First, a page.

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Bianca Andreescu said she will skip the Tokyo Olympics, citing concerns over the COVID-19 pandemic.

AELTC/SIMON BRUTY/AFP/Getty Images

In a note explaining why she was dropping out of the Tokyo Olympics, Canada’s Bianca Andreescu cited “all the challenges we are facing as it relates to the pandemic.”

Presumably, these are roughly the same challenges she faced two weeks ago when she played at Wimbledon, and the same ones she will face three weeks from now when she plays at the National Bank Open in Montreal.

Three tournaments. Three similar challenges. It’s just that one of them sounds less lucrative and a lot, lot less fun.

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Hey, who can blame her? Based on the (constantly changing) rulebook sent to journalists going to Japan, these Games are starting to sound like a spa trip to a leper colony. The amenities may be top drawer, but no one appreciates you being there and they sure as hell don’t want you anywhere near them.

As the serfs of the sports economy, journalists are used to this sort of treatment. My personal favourite is the way photographers are walked out onto the field before a major soccer match to take the team portraits.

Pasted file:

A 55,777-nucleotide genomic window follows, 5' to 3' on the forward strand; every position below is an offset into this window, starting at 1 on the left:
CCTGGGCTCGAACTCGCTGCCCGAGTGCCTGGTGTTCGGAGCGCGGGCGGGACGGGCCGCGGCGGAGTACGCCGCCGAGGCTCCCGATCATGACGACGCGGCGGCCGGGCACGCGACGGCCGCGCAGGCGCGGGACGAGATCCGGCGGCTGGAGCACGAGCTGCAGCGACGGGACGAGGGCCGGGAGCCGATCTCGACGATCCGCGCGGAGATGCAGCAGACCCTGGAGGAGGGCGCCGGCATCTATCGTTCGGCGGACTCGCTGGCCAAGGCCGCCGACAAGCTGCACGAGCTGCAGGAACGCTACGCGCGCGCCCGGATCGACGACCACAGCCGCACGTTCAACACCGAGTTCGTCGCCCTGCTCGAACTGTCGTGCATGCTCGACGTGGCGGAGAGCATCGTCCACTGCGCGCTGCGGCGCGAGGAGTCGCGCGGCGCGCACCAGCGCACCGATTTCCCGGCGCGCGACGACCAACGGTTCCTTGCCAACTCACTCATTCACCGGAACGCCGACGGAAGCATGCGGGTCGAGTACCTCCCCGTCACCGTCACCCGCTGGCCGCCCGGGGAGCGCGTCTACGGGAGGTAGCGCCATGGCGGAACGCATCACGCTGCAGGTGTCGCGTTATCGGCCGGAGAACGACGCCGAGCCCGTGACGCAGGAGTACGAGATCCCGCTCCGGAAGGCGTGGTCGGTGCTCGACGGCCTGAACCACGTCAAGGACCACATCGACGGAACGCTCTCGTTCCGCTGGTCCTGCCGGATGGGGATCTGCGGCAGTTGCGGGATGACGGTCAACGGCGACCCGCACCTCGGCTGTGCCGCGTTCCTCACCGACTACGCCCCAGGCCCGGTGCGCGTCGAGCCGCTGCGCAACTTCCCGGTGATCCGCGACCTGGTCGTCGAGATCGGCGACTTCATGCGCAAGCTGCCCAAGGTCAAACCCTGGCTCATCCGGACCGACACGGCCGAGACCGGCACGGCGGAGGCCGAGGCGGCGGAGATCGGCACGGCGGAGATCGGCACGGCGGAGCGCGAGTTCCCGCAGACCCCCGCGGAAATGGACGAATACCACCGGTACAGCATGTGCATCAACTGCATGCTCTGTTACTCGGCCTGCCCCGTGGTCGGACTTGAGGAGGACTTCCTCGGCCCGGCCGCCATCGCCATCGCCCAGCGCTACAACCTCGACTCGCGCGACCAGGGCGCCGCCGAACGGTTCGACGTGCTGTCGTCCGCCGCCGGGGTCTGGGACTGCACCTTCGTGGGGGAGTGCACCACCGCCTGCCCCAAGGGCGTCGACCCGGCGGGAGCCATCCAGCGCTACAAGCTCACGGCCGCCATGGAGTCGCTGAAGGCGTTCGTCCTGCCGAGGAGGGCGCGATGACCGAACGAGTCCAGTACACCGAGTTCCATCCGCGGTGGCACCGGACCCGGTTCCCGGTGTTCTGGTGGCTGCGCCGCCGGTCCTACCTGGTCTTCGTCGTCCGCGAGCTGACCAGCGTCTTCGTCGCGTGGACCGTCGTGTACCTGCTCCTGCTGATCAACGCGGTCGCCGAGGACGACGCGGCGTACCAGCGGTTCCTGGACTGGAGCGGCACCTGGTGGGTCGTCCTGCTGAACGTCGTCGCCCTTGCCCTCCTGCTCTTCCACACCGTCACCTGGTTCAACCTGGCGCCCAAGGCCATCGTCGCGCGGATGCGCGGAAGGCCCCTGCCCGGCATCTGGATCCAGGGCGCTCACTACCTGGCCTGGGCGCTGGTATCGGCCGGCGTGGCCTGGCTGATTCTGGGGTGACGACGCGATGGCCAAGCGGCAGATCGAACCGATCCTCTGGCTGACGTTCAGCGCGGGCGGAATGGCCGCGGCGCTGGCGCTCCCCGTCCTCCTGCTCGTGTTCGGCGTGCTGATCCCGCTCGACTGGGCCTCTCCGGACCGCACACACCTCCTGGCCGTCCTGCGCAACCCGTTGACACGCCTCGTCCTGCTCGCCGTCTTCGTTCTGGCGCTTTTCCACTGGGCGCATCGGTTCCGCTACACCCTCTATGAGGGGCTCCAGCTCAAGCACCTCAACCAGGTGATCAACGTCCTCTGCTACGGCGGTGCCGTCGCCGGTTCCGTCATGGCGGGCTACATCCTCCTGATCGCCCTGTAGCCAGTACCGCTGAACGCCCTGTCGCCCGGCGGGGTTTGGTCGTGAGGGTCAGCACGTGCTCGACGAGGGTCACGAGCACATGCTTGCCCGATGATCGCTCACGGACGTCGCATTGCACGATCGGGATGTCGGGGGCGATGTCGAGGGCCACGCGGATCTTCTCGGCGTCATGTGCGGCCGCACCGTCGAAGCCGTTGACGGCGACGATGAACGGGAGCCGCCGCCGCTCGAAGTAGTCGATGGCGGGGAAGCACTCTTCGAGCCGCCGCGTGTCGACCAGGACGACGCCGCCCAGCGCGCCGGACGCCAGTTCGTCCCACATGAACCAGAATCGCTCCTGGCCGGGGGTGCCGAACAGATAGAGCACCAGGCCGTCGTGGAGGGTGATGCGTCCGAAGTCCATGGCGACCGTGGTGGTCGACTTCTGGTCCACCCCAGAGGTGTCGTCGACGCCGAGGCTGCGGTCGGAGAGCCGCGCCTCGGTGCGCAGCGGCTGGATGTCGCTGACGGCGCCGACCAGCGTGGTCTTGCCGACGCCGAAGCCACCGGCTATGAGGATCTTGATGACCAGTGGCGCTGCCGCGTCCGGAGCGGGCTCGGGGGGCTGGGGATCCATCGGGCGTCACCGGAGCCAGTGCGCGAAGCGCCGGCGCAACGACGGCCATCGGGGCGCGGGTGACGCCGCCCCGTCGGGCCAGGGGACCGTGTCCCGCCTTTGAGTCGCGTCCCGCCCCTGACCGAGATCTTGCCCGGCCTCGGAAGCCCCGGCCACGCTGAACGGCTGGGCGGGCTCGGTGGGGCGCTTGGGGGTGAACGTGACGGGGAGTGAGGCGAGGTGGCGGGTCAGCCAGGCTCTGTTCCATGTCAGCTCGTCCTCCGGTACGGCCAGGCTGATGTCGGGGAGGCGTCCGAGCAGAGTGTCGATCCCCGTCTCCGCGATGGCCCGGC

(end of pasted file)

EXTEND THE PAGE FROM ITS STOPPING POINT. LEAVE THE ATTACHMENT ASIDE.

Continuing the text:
They’re pushed together into a human clump, encircled by a rope and herded onto a riser by a pair of officials, one tugging, the other pushing. Even sheep are given the dignity of being chased into place.

Pros do not like being herded. And they really don’t like doing it for free.

That reality has been slowly working to separate the participants in the Tokyo Games into three groups – the pros who are ambitious, adventurous and/or patriotic enough to take their chances, the pros who don’t want the hassle and the amateurs who don’t have any choice in the matter.

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The third group form the vast majority and are heard from the least.

At the Summer Games in Rio it was the golfers – particularly the men – who took a powder. The excuse that time was Zika virus.

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This time around, tennis (both genders) has been hard hit. Naomi Osaka will be there because it’s her home Games. Novak Djokovic will be there because if he heard you and a friend were banging balls against a wall at the schoolyard, he’d probably go to that, too.

After that, the aggregate star power tails off quickly.

The greatest absence is Serena Williams and Roger Federer. Not so long ago, it was presumed Tokyo would be a key stop in their respective farewell tours. Now it’s beginning to feel as though one or both will do a slow fade instead.

This is the depressing part of the creeping professionalization of the Olympics. Of course you want the top hockey/tennis/basketball et al players competing in a tournament meant to determine who is the world’s best. But that assumes they will show up when offered the chance.

For many pros, it’s clear the Olympics is a cherry rather than the sundae. Sure, it’d be great to represent your country. If it doesn’t affect your schedule too much. And it’s not too many time zones away. And your sponsors are cool with it.